Now, having said all that, the Outback, for me, is an excellent winter ride. Good weight and power distribution. Great heat and window clearing -- even on the chilliest days. The regular (not fog) lights are very good. Gets you anywhere you need to be as long as it isn't a Jeep trail, in any conditions. Always starts on the first crank, even in 25-below (Fahrenheit) conditions (okay, maybe not the first crank in 25-below weather, but the thing is still on its original battery.) Just pop open the back and throw your skis/boards/poles/golf clubs/whatever in. And the thing handles like a car -- not a sports car -- but definitely far better than a truck-like SUV.
posted by Opposite George at 7:05 PM on October 31, 2007

You shouldn't have much trouble getting to your driveway (on ploughed roads, paved or unpaved) with your Accord. Lots of other people do it. Whether or not you can get up depends on your driveway. How steep is it? Will you be removing snow from it? How long is it?
The question you need to ask yourself is: do you want the extra cost (both economic and environmental) to have an AWD vehicle for that relatively small part of your drive that is your driveway?
posted by ssg at 8:49 PM on October 31, 2007

Response by poster: Thanks for all the great answers! This is all extremely helpful.

ssg, the driveway is about 500 feet long, mostly at a 40-45 degree angle. We will have it intermittently plowed if necessary. Its no big deal to park at the bottom and shlep up it, though of course its more convenient to be able to drive up!
posted by googly at 6:11 AM on November 1, 2007

Best answer: My friends (who own a Honda CRV) live up a steep hill in Vermont and I've been able to make it up their driveway in my 96 Accord when there is snow on the ground but not with any degree of confidence. If this is something that you need to be able to do every time, you either need chains or something with AWD and good tires. That said, I've been driving the Honda every year on all the roads Vermont has to offer and it's basically done it all with decent snow tires. Until last winter when I slid on some ice and hit a guardrail (I was fine, car was fine, it was scary) which is what prompted me to move to an AWD option this year. Really I think if you're a decent driver the Honda is good

Another thing to think about your driveway is if you try getting up it and fail, do you just slide down, or do you potentially go into a nasty ditch somewhere? I'm sometimes tempted to be reckless and try something if I know the worst that will happen is my car will need to be pushed back on the road, less so if I worry I'm going to hit a tree or flip the car.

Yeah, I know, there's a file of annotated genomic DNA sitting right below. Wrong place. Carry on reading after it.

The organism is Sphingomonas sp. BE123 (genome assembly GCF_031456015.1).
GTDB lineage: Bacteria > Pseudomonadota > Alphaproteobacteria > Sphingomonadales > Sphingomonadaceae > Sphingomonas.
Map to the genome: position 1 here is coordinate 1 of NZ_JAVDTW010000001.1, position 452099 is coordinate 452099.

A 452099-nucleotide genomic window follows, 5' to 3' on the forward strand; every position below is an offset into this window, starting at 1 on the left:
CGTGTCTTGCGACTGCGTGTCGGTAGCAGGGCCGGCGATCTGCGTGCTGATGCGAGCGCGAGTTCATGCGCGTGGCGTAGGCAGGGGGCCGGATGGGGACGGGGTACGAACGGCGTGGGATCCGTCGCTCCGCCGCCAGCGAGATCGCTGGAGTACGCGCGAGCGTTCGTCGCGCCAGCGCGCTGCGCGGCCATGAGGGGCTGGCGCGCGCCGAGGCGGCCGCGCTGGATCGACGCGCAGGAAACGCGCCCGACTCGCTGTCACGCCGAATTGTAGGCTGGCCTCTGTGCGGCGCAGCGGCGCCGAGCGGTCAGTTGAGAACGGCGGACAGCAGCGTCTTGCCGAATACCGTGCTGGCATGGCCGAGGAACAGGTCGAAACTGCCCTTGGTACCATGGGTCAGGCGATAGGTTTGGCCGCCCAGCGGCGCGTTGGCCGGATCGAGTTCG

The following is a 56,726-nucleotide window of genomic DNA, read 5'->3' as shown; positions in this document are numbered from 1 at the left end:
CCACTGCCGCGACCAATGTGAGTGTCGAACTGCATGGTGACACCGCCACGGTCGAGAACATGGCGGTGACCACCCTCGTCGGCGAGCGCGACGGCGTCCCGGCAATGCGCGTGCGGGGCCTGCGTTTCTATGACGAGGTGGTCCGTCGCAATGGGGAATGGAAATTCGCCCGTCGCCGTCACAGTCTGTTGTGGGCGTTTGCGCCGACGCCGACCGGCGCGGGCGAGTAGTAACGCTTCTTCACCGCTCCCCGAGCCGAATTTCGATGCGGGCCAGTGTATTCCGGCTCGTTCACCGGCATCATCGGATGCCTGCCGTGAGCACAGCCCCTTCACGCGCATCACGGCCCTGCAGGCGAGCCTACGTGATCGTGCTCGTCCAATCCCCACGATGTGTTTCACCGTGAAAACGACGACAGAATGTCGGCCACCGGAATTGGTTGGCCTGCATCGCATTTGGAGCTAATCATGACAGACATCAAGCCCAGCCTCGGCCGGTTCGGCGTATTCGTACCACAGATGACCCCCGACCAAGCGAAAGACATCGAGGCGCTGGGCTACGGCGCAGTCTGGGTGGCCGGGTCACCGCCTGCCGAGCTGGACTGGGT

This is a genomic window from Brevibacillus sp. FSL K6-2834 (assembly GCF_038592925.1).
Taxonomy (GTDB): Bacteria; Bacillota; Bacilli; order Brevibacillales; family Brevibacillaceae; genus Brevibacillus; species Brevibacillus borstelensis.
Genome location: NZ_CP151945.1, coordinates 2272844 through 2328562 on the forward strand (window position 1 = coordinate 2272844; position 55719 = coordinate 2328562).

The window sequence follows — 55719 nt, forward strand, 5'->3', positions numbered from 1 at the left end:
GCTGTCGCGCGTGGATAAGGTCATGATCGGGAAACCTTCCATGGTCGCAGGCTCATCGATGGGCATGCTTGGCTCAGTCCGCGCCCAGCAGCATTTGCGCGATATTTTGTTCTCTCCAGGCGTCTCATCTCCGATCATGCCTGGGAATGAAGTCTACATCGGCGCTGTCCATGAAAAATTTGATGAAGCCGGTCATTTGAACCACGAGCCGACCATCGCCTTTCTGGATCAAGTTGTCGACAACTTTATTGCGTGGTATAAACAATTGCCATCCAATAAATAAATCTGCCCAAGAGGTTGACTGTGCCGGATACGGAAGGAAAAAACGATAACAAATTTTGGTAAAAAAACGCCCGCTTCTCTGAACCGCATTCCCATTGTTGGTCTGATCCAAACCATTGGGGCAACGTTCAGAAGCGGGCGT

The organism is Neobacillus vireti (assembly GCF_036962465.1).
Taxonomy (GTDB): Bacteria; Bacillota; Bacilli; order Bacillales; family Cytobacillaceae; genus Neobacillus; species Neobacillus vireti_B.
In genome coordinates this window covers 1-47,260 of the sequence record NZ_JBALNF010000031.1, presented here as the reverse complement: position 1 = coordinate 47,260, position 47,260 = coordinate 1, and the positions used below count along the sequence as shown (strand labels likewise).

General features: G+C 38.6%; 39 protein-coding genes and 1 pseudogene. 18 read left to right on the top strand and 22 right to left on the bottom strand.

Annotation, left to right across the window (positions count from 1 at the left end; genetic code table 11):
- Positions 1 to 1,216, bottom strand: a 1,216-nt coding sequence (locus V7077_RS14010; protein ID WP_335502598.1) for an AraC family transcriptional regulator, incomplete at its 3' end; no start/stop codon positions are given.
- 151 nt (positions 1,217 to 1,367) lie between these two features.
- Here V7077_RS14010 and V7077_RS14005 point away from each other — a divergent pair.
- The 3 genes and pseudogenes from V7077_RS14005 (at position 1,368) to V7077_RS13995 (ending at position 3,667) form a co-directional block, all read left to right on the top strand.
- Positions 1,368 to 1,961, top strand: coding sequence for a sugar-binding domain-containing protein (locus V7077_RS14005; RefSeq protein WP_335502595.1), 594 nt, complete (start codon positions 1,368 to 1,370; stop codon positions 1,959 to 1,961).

My new [to me] car is a Subaru Legacy Wagon, standard shift, and gets 30+ MPG despite having 130K miles on it. I'm at the same decision point you are in terms of getting a newer car and I've also been looking at the Toyota Camry or the Matrix. They make an AWD model which is supposed to be awesome, though somewhat hard to find. Around here you pay a premium for hardy road cars like these. Also, my folks drive an Element and I like them pretty much though the mileage is only "eh" and visibility out of the backseat is terrible, but they're decent drive-around cars and comfy on the highway which is more than I can say for my Subaru.

So, sorry this is all over the place. I don't have strong suggestions except to say that I wonder about the same stuff and there's no way to be 100% certain about VT roads eithe rway, a lot depends on how you drive them more than what you're driving.
posted by jessamyn at 8:00 AM on November 1, 2007

Hi. I think I am the friend mentioned by jessamyn above, while everything jessamyn said is true, I'll chime in. (The MeFiMail was a help too! Great tool.)

You'll probably be fine with the Honda, so why not see how you do before worrying about it? Good snow tires are key. Throw a pair of chains in the trunk, just in case.

We had an Outback when we first moved here with "all seasons" (stupid flatlanders, that we were). We didn't feel like the AWD was any benefit though. We bought a Honda CRV last year and love it. For us, the "on demand" 4WD saves money on gas.

Much better for "commuting" to and from Montreal, in my opinion.

MeFiMail works if you have any additional questions, but jessamyn speaks the truth. Hope this means we'll see you at a meetup sometime.
posted by terrapin at 11:03 AM on November 1, 2007

« Older Increase my self-discipline? How?   |   Balls out Newer »
This thread is closed to new comments.